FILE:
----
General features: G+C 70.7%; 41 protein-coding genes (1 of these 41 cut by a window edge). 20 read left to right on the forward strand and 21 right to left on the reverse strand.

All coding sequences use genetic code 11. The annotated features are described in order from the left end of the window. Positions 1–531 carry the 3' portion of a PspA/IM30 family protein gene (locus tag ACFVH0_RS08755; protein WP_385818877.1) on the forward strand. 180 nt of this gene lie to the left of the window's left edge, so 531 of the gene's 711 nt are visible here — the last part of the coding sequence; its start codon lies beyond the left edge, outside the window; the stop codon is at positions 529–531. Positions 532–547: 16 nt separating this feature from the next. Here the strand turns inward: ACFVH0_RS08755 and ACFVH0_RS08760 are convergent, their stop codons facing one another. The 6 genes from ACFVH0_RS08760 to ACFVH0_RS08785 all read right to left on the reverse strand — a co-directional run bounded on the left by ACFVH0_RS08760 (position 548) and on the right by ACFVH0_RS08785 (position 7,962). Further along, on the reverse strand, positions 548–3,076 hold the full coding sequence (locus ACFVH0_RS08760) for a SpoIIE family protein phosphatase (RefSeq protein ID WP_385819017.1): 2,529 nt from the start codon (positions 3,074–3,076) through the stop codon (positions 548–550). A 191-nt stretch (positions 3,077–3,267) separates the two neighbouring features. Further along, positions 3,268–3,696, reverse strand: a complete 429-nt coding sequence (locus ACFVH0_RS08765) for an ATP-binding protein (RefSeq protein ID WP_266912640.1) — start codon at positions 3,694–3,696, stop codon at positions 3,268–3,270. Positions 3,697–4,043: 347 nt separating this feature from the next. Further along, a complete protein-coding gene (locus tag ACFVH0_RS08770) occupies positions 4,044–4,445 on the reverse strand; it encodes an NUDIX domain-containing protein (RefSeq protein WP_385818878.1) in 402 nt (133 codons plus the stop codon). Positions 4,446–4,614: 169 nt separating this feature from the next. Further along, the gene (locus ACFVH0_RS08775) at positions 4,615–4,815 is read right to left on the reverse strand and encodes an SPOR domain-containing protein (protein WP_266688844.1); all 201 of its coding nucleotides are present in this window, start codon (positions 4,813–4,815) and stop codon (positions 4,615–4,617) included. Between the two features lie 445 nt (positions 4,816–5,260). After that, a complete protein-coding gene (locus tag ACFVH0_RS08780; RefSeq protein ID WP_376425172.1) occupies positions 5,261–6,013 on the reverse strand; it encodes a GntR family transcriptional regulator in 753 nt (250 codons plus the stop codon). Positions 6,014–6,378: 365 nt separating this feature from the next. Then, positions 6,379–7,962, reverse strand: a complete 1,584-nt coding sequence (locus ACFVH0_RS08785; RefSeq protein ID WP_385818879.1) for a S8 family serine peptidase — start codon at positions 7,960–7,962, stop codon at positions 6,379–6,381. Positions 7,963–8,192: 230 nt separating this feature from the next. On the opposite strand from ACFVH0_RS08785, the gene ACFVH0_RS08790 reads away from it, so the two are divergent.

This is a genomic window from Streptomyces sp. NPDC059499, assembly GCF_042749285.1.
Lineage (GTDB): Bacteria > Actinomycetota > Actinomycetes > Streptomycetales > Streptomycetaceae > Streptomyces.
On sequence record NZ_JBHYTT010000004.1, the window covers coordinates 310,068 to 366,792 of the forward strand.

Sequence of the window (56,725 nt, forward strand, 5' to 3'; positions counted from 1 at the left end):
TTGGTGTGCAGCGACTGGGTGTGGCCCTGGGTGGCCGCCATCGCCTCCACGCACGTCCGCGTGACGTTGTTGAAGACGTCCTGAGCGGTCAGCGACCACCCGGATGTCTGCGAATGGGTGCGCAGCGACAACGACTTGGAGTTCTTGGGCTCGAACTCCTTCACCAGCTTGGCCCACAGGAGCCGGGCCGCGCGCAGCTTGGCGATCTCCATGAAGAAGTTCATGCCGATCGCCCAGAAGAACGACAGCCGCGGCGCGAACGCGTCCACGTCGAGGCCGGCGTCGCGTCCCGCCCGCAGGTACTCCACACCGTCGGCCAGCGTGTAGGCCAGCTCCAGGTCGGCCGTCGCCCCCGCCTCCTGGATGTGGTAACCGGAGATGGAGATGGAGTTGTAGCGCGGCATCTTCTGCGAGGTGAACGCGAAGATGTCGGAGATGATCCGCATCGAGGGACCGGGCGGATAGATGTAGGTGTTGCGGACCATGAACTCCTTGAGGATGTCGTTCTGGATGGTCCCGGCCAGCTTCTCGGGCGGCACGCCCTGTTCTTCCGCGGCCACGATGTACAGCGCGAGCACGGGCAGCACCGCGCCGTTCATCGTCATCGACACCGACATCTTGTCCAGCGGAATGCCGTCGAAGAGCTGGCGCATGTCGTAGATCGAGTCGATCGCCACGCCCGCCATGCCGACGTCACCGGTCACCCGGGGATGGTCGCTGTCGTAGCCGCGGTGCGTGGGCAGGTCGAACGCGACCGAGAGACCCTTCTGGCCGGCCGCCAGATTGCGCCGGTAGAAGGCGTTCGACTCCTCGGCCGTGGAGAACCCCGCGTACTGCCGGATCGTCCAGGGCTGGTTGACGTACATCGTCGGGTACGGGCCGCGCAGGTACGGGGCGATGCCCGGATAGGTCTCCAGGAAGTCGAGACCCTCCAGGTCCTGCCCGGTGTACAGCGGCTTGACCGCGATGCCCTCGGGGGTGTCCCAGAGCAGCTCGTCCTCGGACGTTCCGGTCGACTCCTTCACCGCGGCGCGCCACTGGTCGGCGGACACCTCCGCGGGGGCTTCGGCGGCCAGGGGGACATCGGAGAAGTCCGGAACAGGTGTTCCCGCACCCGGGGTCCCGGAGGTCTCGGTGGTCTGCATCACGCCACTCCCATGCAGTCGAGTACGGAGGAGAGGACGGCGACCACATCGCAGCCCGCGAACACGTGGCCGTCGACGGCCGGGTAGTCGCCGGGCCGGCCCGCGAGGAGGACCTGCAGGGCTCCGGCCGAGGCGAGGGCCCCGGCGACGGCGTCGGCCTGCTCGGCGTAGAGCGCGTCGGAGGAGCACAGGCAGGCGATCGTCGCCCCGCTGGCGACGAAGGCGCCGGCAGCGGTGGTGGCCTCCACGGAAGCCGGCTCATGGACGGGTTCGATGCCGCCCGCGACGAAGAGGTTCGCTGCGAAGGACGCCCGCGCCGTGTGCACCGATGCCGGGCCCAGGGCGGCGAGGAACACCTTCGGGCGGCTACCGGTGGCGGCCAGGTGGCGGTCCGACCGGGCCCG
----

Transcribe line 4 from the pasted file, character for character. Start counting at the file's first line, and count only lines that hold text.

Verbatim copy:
Lineage (GTDB): Bacteria > Actinomycetota > Actinomycetes > Streptomycetales > Streptomycetaceae > Streptomyces.